7 Ways to Practice Gratitude All Year

Updated: Dec 5, 2019

As Thanksgiving approaches, we often find ourselves thinking about gratitude. What are we thankful for this year? What’s changed since the holidays last year? It’s wonderful to take time to be grateful each November. But why limit it to just one month a year? Here are seven ways to start practicing gratitude in your everyday life—year round.

1. Say Thank You

This one may seem simple, but it’s easily forgotten. Incorporate saying “thank you” more into your day-to-day. Whether you’re thanking a coworker for their help, your partner for picking up milk after work, or your friend for listening to you vent, a thank you is always appreciated.

To go the extra mile, consider writing a handwritten note of thanks the next time you’re feeling particularly grateful. The personal touch is sure to brighten the recipient’s day and the act of letter writing encourages reflection.

2. Go for a Walk

Walks are a great way to practice mindfulness and slow down. They pull you out of your daily routine and worries. Notice your surroundings and observe the little things—a leaf scuttling down the sidewalk, a new wreath your neighbor put up, the shapes of the clouds in the sky. Being observant of these small things is a good reminder of how big the world is and how much we have to be grateful for.

3. Start a Gratitude Journal

If you can’t seem to remember to take a moment during the day to pause and be grateful, try carving out time to physically write it down. Having a set time of day will ensure that it becomes part of your routine. Pick out a notebook and dedicate it to gratitude journaling. Your list doesn’t have to be long—even one thing is enough.

Another pro tip? The more specific your entries, the better. You can write, “I’m grateful for my dogs,” or you can write, “I’m grateful that my dogs made me laugh today by playing with each other in the backyard.” The latter is more specific, memorable, and powerful.

4. Get Social

Gratitude doesn’t have to take place in private! It can be fun to take your thankfulness public on social media. Use #ThankfulThursday on Twitter and Instagram each Thursday to share something you’re grateful for. Sharing it publicly can also help as an accountability measure. Try setting a reminder in your phone so you remember to post something you’re thankful for each week!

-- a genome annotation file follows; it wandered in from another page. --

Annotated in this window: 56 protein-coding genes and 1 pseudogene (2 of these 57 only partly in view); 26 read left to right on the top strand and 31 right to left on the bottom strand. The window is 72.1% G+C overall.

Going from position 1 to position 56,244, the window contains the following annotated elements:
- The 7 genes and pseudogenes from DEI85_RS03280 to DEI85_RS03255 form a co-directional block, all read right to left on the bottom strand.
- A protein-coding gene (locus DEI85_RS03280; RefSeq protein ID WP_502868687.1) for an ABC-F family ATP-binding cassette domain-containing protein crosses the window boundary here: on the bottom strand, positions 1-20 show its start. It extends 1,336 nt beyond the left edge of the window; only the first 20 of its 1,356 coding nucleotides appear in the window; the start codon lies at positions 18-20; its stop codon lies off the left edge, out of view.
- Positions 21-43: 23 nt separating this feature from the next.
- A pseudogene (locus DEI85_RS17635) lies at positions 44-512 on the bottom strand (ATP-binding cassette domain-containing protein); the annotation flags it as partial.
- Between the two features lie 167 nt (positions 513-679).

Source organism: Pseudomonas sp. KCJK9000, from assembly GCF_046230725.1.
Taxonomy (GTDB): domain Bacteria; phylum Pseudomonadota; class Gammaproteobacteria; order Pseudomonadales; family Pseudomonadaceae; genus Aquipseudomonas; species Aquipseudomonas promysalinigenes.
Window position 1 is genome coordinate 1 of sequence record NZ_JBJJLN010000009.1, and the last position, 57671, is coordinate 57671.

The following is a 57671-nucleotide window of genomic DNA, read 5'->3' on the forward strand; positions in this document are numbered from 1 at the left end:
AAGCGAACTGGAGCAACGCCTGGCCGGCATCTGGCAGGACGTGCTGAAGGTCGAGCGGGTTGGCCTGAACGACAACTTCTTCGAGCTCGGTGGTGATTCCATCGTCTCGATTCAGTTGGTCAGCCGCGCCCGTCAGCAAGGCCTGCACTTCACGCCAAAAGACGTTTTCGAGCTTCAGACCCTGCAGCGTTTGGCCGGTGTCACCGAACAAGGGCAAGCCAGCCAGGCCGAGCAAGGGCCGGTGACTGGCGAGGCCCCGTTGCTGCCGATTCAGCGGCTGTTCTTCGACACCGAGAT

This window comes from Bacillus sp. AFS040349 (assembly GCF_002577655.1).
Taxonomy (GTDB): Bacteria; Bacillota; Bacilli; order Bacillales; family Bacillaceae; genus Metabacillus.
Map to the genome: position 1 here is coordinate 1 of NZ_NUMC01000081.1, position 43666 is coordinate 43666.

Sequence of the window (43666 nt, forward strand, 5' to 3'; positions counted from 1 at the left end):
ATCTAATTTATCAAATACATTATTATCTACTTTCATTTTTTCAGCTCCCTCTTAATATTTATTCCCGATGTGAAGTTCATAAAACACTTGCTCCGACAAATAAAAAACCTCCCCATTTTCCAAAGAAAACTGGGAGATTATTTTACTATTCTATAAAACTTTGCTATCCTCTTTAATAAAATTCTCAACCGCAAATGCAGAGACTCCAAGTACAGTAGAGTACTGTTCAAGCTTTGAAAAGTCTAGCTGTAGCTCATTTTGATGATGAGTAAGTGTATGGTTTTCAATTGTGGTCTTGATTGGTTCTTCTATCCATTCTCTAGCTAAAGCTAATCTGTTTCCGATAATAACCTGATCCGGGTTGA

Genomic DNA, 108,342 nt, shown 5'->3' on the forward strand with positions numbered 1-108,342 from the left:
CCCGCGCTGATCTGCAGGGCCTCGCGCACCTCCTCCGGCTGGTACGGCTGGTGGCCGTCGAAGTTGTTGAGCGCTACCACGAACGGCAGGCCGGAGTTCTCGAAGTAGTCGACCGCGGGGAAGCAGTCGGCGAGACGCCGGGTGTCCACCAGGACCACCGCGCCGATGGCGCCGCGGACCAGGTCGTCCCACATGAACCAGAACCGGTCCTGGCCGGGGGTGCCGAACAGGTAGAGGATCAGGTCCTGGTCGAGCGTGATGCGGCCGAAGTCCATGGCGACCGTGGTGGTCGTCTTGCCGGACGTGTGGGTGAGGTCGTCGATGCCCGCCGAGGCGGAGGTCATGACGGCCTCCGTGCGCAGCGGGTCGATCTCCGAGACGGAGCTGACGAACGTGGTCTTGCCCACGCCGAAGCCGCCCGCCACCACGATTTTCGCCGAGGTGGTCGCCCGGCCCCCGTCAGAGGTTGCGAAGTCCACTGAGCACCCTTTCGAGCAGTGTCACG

5. Volunteer

One of the best ways to spark feelings of gratitude is to get involved in the community. Find a volunteer opportunity, whether it’s a one-off or an ongoing commitment. There is always a need for volunteers at local nonprofits around the holidays, but try to keep volunteering on your calendar well into the winter and spring months as those organizations often see a drop in volunteering after the holiday rush. Volunteering can serve as a helpful reminder to be thankful for what you have. It can also help you forge meaningful relationships in your community!

6. Ask “What are You Thankful for Today?”

Speaking your gratitude out loud can be helpful. Try it with your spouse, roommate, friend, or anyone you talk to regularly! You can be each other’s accountability partners and remind one another to practice gratitude. You can even simplify your question and just ask, “What was the best part of your day?”

7. Create a Gratitude Jar

Why let tiny moments you’re grateful for slip away? Create a gratitude jar to capture and remember them! It can be as simple as a mason jar that you drop slips of paper into. Each time something small happens that you’re thankful for, write it down and drop it in the jar. Celebrate and savor those grateful feelings at New Year’s by dumping the jar out and re-reading all your notes!

Tis the season for gratitude, but we’re all for extending that season to be a year-round thing! As you start your gratitude practice, remember to be realistic. If you’re not a morning person, don’t plan to do your gratitude journaling at 7am. Set goals that are attainable—you don’t have to implement everything on this list. And remember, go easy on yourself! If you miss a day, or have a grumpy day where you just need to vent, that’s okay. You’re already well on your way to a more gratitude-focused mindset.